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Museum of Ingenuity Charts Bombardier History

Scale model of a Bombardier C Series wind-tunnel test aircraft (Photo | John Flett)

The Bombardier brand is one of the most familiar names in the global aviation industry and has its origins in Quebec, Canada. The Museum of Ingenuity J. Armand Bombardier (Musée de l’ingéniosité J. Armand Bombardier) in Valcourt, Quebec — ninety minutes east of Montréal, Canada’s Pierre Elliott Trudeau International Airport — charts the history of Bombardier and its founder Joseph-Armand Bombardier.

What may not be commonly known is Bombardier’s beginnings and its role in the design and manufacture of snowmobiles. Bombardier launched a seven-passenger snowmobile in 1937 and founded his company L’Auto-Neige Bombardier Limitée in 1942.

Following the invention of the Ski-Doo in the late 1950s and its phenomenal success, the company was listed publicly in 1969 and diversified into the railway industry in 1970. In addition to supplying cars for the new Montreal subway system in the 1970s, Bombardier successfully bid for a contract with the New York City Transit Authority in 1982 to provide 825 subway cars.

Bombardier’s foray into aerospace followed in 1986, when the company purchased Canadian aircraft manufacturer Canadair. At the time, Canadair was manufacturing the iconic Challenger widebody business jets and the CL-215 amphibious firefighting aircraft. Bombardier continues to develop and manufacture enhanced Challenger aircraft and has superseded the CL-215 with the Bombardier 415 amphibian.

With its purchase of Canadair, Bombardier began a revolution in regional jet development with the Canadair Regional Jet (CRJ) program and subsequent series of aircraft. Further acquisitions in the 1990s included Learjet with its luxury private jets and Boeing’s de Havilland with the iconic Dash 8.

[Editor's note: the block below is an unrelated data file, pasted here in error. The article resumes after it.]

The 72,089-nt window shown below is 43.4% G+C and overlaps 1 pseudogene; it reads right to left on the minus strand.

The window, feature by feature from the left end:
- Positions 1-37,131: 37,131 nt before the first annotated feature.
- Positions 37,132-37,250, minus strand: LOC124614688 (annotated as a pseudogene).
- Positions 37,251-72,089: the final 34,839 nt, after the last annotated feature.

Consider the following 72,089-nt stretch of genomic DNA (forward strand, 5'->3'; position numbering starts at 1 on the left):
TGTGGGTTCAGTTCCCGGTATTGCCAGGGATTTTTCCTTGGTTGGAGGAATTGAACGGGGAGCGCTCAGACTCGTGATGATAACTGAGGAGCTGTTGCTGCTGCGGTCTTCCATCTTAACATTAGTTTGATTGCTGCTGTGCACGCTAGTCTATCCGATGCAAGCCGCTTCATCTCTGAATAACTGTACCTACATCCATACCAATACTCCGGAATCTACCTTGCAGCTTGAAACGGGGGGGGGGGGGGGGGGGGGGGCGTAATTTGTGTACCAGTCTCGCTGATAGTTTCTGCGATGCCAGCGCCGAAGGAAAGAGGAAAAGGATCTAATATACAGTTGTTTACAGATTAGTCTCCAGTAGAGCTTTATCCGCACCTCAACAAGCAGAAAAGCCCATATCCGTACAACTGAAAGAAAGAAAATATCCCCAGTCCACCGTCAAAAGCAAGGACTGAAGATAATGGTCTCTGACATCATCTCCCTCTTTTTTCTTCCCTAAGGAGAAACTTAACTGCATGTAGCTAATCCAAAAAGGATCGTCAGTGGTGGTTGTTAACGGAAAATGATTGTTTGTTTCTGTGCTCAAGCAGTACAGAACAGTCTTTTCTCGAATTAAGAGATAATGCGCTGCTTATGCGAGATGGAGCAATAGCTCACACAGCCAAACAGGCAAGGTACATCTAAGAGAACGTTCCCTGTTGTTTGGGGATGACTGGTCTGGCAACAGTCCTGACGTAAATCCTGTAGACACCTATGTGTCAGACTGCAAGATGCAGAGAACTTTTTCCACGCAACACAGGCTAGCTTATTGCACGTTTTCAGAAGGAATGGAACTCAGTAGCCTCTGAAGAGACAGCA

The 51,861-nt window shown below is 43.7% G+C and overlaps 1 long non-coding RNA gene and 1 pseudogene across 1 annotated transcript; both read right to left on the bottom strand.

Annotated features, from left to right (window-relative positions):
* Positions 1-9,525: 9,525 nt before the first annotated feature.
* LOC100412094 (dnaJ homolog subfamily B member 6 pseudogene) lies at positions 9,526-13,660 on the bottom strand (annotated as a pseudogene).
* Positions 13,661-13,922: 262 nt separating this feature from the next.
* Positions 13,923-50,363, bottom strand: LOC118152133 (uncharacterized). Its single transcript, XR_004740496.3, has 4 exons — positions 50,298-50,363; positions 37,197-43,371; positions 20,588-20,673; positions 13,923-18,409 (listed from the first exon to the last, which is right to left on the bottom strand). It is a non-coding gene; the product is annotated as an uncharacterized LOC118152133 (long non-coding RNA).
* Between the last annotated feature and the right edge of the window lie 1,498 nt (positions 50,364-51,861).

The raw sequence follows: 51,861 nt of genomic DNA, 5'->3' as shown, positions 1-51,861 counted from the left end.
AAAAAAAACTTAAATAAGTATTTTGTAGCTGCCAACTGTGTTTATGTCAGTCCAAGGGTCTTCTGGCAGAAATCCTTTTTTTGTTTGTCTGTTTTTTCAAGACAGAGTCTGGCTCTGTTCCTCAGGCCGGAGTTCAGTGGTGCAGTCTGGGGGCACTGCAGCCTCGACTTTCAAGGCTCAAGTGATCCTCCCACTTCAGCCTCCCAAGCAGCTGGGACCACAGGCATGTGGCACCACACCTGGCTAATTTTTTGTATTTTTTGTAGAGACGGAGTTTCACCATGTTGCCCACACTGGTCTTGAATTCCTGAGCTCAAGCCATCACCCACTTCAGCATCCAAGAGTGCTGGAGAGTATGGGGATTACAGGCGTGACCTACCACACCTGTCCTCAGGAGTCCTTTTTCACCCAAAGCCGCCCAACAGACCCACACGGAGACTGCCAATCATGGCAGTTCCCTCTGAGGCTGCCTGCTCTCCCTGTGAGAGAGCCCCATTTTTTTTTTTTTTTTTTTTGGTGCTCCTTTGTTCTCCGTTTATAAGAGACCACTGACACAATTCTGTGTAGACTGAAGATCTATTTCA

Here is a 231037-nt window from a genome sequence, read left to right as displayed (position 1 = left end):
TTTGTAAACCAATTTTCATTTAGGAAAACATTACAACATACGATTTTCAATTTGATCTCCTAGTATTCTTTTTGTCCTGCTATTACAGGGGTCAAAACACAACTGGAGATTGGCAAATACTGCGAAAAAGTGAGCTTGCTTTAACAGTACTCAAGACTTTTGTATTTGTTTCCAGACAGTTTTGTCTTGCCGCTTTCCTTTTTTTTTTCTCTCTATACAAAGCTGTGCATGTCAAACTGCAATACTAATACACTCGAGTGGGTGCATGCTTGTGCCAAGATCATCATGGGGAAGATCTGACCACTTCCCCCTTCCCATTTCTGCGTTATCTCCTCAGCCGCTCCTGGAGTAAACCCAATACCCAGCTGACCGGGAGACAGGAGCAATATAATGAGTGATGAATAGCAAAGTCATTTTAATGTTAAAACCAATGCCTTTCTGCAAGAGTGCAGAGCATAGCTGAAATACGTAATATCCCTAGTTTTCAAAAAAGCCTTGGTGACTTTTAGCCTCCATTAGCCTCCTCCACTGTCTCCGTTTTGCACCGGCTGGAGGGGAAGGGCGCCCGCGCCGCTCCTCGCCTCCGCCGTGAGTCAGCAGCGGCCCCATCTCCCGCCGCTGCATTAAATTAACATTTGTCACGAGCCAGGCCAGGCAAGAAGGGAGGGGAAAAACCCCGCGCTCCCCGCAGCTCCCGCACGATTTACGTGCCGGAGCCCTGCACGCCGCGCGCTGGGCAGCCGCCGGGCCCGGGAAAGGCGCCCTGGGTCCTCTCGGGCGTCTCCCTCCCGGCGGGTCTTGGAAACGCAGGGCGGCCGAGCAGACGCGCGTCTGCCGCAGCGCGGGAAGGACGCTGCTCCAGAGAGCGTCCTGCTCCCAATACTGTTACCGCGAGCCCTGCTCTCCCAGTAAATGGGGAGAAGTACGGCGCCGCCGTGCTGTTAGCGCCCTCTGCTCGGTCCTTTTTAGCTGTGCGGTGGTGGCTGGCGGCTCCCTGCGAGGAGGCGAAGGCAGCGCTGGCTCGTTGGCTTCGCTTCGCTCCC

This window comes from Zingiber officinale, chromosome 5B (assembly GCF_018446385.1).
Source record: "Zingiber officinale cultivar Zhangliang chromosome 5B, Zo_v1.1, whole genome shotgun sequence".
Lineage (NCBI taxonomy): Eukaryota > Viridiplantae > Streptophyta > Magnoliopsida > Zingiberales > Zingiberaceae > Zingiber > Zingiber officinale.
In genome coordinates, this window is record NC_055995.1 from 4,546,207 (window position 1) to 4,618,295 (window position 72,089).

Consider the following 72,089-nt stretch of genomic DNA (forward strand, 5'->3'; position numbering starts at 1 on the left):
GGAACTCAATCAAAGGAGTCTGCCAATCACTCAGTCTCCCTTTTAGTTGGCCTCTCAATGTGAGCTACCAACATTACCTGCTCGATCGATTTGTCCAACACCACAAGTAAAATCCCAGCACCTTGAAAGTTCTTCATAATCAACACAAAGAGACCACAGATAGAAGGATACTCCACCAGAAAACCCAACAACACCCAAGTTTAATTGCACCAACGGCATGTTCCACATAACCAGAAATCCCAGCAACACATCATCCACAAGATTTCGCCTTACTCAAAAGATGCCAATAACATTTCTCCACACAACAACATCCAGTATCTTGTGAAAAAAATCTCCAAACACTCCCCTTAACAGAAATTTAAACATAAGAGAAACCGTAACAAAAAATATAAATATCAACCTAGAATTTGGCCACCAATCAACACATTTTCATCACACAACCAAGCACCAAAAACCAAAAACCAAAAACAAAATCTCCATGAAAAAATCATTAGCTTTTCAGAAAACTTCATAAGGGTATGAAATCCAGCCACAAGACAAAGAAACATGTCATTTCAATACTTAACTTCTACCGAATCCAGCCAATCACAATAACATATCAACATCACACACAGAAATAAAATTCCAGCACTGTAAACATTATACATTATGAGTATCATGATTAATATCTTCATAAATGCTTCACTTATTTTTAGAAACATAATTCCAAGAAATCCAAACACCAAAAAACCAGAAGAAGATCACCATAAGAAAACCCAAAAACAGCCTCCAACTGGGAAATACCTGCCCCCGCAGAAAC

This placed Bombardier as the only manufacturer of both turboprop and jet 50-seat regional aircraft. In recent years the development of the C series of aircraft and the initial partnership and subsequent sale to Airbus resulted in the rebranded A220 regional aircraft.

The layout of the museum has a chronological order with an introduction to J. Armand Bombardier’s first inventions in a reconstructed reproduction of his workshop, a 270-degree short film of the company’s history and an exhibition space of the evolution of the company. Though relatively small, the museum also has an impressive collection (or reserve) of Bombardier snowmobiles that can be accessed with an enhanced ticket.

Aviation buffs may be disappointed by the limited space accorded to the company’s aerospace history and may wish to also include Ottawa’s Canada Aviation and Space Museum on their itinerary. Though within the Museum of Ingenuity J. Armand Bombardier, there is a free flight simulator and an 8.6 percent scale model used for wind tunnel testing of the C Series family of aircraft. One of only twenty used as part of the 4,500 hours of wind tunnel testing undertaken for the development of the aircraft.

For those who wish to enhance their visit to the Museum of Ingenuity J. Armand Bombardier further, you can pre-book a 90-minute guided tour of the Bombardier Recreational Products (BRP) factory situated across the road from the museum. BRP manufactures a range of brands including Ski-Doo snowmobiles, Sea-Doo watercraft and Can-Am Off-Road vehicles.

John Flett


  • John Flett

    John has always had a passion for aviation and through a career with Air New Zealand has gained a strong understanding of aviation operations and the strategic nature of the industry. During his career with the airline, John held multiple leadership roles and was involved in projects such as the introduction of both the 777-200 and -300 type aircraft and the development of the IFE for the 777-300. He was also part of a small team who created and published the internal communications magazines for Air New Zealand’s pilots, cabin crew and ground staff balancing a mix of corporate and social content. John is educated to postgraduate level achieving a masters degree with Distinction in Airline and Airport Management. John is currently the course director of an undergraduate commercial pilot training programme at a leading London university. In addition he is contracted as an external instructor for IATA (International Air Transport Association) and a member of the Heathrow Community Fund’s ‘Communities for Tomorrow’ panel.

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